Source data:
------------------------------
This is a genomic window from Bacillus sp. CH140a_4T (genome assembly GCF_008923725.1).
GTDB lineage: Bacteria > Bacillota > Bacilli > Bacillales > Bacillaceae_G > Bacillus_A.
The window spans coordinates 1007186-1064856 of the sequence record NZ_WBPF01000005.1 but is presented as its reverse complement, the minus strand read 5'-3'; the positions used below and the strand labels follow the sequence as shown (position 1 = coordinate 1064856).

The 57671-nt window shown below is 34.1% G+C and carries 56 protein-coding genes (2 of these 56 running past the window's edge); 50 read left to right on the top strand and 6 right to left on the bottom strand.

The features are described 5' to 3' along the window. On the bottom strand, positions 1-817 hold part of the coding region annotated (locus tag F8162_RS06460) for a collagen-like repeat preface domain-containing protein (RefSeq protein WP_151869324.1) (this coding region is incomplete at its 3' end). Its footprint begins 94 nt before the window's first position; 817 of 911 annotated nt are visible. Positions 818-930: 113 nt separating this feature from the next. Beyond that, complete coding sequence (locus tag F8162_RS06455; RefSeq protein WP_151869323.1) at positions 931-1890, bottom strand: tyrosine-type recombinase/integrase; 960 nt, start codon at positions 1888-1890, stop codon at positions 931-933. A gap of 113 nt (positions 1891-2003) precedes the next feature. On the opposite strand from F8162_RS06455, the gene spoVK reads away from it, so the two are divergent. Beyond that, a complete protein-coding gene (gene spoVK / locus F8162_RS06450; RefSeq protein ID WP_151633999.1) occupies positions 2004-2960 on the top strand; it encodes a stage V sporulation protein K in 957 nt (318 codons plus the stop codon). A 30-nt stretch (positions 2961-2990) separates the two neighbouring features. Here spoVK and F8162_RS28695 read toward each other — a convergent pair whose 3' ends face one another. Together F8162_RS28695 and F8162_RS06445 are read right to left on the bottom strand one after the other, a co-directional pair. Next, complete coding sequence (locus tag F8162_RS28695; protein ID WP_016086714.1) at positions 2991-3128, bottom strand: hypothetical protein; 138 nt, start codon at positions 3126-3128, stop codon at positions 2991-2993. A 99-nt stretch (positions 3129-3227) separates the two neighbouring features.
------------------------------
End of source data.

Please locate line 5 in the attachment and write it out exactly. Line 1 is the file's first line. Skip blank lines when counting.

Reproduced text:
The features are described 5' to 3' along the window. On the bottom strand, positions 1-817 hold part of the coding region annotated (locus tag F8162_RS06460) for a collagen-like repeat preface domain-containing protein (RefSeq protein WP_151869324.1) (this coding region is incomplete at its 3' end). Its footprint begins 94 nt before the window's first position; 817 of 911 annotated nt are visible. Positions 818-930: 113 nt separating this feature from the next. Beyond that, complete coding sequence (locus tag F8162_RS06455; RefSeq protein WP_151869323.1) at positions 931-1890, bottom strand: tyrosine-type recombinase/integrase; 960 nt, start codon at positions 1888-1890, stop codon at positions 931-933. A gap of 113 nt (positions 1891-2003) precedes the next feature. On the opposite strand from F8162_RS06455, the gene spoVK reads away from it, so the two are divergent. Beyond that, a complete protein-coding gene (gene spoVK / locus F8162_RS06450; RefSeq protein ID WP_151633999.1) occupies positions 2004-2960 on the top strand; it encodes a stage V sporulation protein K in 957 nt (318 codons plus the stop codon). A 30-nt stretch (positions 2961-2990) separates the two neighbouring features. Here spoVK and F8162_RS28695 read toward each other — a convergent pair whose 3' ends face one another. Together F8162_RS28695 and F8162_RS06445 are read right to left on the bottom strand one after the other, a co-directional pair. Next, complete coding sequence (locus tag F8162_RS28695; protein ID WP_016086714.1) at positions 2991-3128, bottom strand: hypothetical protein; 138 nt, start codon at positions 3126-3128, stop codon at positions 2991-2993. A 99-nt stretch (positions 3129-3227) separates the two neighbouring features.